Growing Up In a Funeral Home

August 15, 2014

I was born in Vernon, BC in 1969. My father established the Pleasant Valley Funeral Home there in approximately 1975.  At the early age of 6 I was hanging around the funeral home during its construction, and also after its completion.  The life of a Funeral Director/Owner is definitely tied to the business and there would be many times when we as kids (my older brother and sister and I) would have to wait for Dad to finish up his work for the day before we could go out as a family.  I recall running around the funeral home playing tag or hide and seek.  I, being the youngest and smallest, was exceptionally good at scooting under the pews in the chapel. 


My father was always conscientious to ensure that we would not wander into the morgue if there was an embalming/preparation of a body underway, but it would not be uncommon for us to be around a deceased person once they were prepared for the funeral and ready for a viewing.  I recall asking my father once, “What are you painting daddy?” as he was applying the final make-up touches on a woman.  He explained it wasn’t paint but make-up, and why she needed to have some colour to restore her appearance.  I wanted to see, but I was only 6 and thus quite short.  Dad picked me up so I could have a good look.  Of all the questions I could have asked (What is dead? Where is Heaven?), I asked my Dad, “Where are her legs?”  It appears that 6 years olds ask very obvious questions!  The question makes complete sense when you realize that only half of the lid of a casket is opened for viewing the deceased.  My Father took away the flowers that were sitting on the bottom half of the casket and opened up the whole lid, removing any mysterious, preconceived ideas of what might have happened to her legs. I was satisfied and ran off to play with my siblings.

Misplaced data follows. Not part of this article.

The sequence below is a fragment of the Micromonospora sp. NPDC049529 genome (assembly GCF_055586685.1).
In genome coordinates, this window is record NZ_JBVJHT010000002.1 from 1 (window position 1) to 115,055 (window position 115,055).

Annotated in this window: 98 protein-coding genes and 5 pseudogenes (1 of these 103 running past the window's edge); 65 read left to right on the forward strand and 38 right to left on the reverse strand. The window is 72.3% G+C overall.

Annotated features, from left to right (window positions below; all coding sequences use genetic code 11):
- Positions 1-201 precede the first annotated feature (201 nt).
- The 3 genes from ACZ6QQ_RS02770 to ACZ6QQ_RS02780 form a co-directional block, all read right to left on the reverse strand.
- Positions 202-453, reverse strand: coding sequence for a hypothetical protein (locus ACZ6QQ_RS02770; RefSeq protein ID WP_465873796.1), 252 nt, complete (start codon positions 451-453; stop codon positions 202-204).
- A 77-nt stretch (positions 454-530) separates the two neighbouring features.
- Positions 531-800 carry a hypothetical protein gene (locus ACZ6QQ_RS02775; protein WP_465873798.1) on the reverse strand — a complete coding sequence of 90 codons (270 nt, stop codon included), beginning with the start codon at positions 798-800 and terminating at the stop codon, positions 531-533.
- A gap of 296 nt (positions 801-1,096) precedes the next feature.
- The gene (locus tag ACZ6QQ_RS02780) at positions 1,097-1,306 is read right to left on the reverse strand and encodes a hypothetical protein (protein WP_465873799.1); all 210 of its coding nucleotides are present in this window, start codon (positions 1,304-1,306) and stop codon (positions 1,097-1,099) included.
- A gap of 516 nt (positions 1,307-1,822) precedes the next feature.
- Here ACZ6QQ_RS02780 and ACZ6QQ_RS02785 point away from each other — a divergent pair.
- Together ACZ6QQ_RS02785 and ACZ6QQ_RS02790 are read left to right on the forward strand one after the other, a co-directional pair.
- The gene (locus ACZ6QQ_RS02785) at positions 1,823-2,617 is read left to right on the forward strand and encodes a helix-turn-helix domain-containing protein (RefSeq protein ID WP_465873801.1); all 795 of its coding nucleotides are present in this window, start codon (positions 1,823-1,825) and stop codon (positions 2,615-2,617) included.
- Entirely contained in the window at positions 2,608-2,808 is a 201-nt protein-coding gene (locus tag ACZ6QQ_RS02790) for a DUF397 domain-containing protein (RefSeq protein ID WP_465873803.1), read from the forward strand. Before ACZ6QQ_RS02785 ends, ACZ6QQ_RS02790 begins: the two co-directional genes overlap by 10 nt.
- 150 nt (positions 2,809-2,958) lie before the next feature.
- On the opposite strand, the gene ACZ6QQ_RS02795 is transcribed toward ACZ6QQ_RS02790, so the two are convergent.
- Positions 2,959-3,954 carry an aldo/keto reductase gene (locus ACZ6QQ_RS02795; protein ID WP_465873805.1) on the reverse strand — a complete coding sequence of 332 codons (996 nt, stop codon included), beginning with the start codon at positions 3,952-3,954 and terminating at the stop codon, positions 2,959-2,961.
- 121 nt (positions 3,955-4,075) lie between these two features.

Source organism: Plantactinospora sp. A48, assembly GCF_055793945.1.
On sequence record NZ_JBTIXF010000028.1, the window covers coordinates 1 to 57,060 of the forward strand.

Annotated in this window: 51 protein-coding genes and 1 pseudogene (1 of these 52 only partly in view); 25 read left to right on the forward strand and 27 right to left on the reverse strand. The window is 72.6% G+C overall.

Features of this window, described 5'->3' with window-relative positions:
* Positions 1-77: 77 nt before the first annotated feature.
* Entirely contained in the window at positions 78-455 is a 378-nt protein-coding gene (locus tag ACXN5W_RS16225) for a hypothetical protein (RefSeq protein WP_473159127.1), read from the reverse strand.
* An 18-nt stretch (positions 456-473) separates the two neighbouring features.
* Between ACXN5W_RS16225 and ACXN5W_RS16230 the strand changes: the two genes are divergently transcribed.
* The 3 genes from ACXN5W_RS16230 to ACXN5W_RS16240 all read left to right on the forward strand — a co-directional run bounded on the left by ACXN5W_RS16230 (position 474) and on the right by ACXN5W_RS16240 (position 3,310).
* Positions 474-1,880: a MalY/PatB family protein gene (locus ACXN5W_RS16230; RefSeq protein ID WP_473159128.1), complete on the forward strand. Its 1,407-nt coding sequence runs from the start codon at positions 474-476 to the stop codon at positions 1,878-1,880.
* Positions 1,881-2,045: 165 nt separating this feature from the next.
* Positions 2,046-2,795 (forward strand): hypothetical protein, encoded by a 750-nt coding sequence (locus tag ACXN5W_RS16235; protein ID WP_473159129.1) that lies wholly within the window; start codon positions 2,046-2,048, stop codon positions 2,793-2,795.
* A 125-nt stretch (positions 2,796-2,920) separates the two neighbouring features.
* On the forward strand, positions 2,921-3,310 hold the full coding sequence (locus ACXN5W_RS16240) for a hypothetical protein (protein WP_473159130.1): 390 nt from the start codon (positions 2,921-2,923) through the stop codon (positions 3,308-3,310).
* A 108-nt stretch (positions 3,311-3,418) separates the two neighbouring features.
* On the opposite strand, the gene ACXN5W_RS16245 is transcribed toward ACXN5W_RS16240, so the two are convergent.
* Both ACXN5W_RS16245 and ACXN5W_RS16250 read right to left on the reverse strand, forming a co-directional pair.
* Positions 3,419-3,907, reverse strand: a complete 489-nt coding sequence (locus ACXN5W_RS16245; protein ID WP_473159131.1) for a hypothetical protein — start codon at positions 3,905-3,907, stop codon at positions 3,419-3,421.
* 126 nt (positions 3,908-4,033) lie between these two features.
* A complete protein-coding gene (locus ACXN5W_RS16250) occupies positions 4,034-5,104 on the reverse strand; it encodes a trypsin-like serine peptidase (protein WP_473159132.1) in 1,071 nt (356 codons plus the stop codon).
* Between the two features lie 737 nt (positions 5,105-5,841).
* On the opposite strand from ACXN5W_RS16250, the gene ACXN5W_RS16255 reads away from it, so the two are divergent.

Life and Death all around us. Photo courtesy of Dreamstime


  I am thankful for the way in which my father made the end of life as natural and unthreatening as he did.  It was simply understood that everyone is born and everyone dies.  I have come to realize that my upbringing and the natural day to day understanding of the fact “in the midst of life we are surrounded by death” is not the norm, yet I wouldn’t want to have had it any other way.  I was never overwhelmed with grief, darkness, or melancholy.  I just understood that this is the way the world is.  I feel we need to be open with our children to talk about death (i.e. loss, separation), because it is going to happen and it is a great common denominator in all of our lives.  When we learn to accept the reality of it, we are then able to heal after a death occurs. 





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